Athens

Capital city of Greece
trends
MayJuneJulyAugustSeptemberOctober0500
inception
-7000-01-01T00:00:00Z
sourcing circumstances
official name
Αθήνα (greek)
native label
Αθήνα (greek)
demonym
атиня̀ни (bulgarian)
Atenano (esperanto)
Athenian (english)
coordinate location
latitude37.979
longitude23.716
precision0
spoken text audio
language of work or name
population
190019502000500k
664,046
point in time
2011
determination method
preferred
41,298
point in time
1861
determination method
30,969
point in time
1856
determination method
elevation above sea level
170 metre
area
39 square kilometre
postal code
10xxx, 11xxx, 120xx
official website
language of work or name
retrieved
May 18, 2017
collage image
nighttime view
media
local dialing code
210
Dewey Decimal Classification
2--49512
deprecated
licence plate code
BK
BM
BN
BP
HY
IA
IB
IE
IK
IM
IO
IP
IT
IX
IY
IZ
OA
TT
XE
XH
XP
XT
XX
XY
XZ
YA
YB
YE
YH
YZ
ZH
ZK
ZM
ZZ
Commons category
Athens
Commons gallery
Commons maps category
Maps of Athens
Wikimedia Commons URL
page banner
twinned administrative body
Wikinews URL
Wikipedia creation date
10/9/2001
Wikipedia incoming links count
Wikipedia opening text
Athens (/ˈæθɪnz/ ATH-inz; Greek: Αθήνα, romanized: Athína [aˈθina] (listen); Ancient Greek: Ἀθῆναι, romanized: Athênai (pl.) [atʰɛ̂ːnai̯]) is the capital and largest city of Greece. Athens dominates the Attica region and is one of the world's oldest cities, with its recorded history spanning over 3,400 years and its earliest human presence started somewhere between the 11th and 7th millennium BC. Classical Athens was a powerful city-state that emerged in conjunction with the seagoing development of the port of Piraeus. A center for the arts, learning and philosophy, home of Plato's Academy and Aristotle's Lyceum, it is widely referred to as the cradle of Western civilization and the birthplace of democracy, largely because of its cultural and political impact on the European continent, and in particular the Romans. In modern times, Athens is a large cosmopolitan metropolis and central to economic, financial, industrial, maritime, political and cultural life in Greece. Athens is a global city and one of the biggest economic centers in southeastern Europe. It has a large financial sector, and its port Piraeus is both the largest passenger port in Europe, and the second largest in the world. The Municipality of Athens (also City of Athens), which actually constitutes a small administrative unit of the entire city, had a population of 664,046 (in 2011) within its official limits, and a land area of 38.96 km2 (15.04 sq mi). The urban area of Athens (Greater Athens and Greater Piraeus) extends beyond its administrative municipal city limits, with a population of 3,090,508 (in 2011) over an area of 412 km2 (159 sq mi). According to Eurostat in 2011, the functional urban area (FUA) of Athens was the 9th most populous FUA in the European Union (the 6th most populous capital city of the EU), with a population of 3.8 million people. Athens is also the southernmost capital on the European mainland and the warmest major city in Europe. The heritage of the classical era is still evident in the city, represented by ancient monuments and works of art, the most famous of all being the Parthenon, considered a key landmark of early Western civilization. The city also retains Roman and Byzantine monuments, as well as a smaller number of Ottoman monuments. Athens is home to two UNESCO World Heritage Sites, the Acropolis of Athens and the medieval Daphni Monastery. Landmarks of the modern era, dating back to the establishment of Athens as the capital of the independent Greek state in 1834, include the Hellenic Parliament and the so-called "architectural trilogy of Athens", consisting of the National Library of Greece, the National and Kapodistrian University of Athens and the Academy of Athens. Athens is also home to several museums and cultural institutions, such as the National Archeological Museum, featuring the world's largest collection of ancient Greek antiquities, the Acropolis Museum, the Museum of Cycladic Art, the Benaki Museum and the Byzantine and Christian Museum. Athens was the host city of the first modern-day Olympic Games in 1896, and 108 years later it welcomed home the 2004 Summer Olympics, making it one of only a handful of cities to have hosted the Olympics more than once.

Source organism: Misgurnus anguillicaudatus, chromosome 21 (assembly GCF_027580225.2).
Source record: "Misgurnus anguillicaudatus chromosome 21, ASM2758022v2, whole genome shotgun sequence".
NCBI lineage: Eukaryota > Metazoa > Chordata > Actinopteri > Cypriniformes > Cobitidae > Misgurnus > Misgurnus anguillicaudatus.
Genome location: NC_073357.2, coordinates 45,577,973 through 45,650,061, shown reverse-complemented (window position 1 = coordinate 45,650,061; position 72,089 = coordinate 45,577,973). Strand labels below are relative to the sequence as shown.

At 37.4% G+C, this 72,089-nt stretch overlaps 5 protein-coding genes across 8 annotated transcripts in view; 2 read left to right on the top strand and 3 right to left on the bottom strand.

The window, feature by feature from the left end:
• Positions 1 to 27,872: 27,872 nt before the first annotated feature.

Wikipedia redirect
Athens, Greece
Capital of Greece
Athenes
Athénes
Modern Athens
Greece Athens
Athenian
Athína
Athenians
GRATH
Athenai
Αθήνα
Ἀθῆναι
Athēnai
UN/LOCODE:GRATH
Travel athens
Athènes
Athens, Modern Diocese of
Gulf of Athens
Athens (Greece)
Museum of Engravings and Graphic Arts
Design Museum of the 20th Century
Museum of Children's Art in Plaka
Agrae
Atenás
Ionian Bank Museum of Graphic Arts
Athínai
Municipality of Athens
Atina, Greece
Athens Municipality
Атина
Athens (municipality)
Athina, Greece
Athence
City of Athens
Athenae
Geography of Athens
Transport in Athens
Transportation in Athens
Culture of Athens
Wikipedia URL
Wikiquote URL
Wikivoyage URL
archINFORM location ID
Bibliothèque nationale de France ID
Comic Vine ID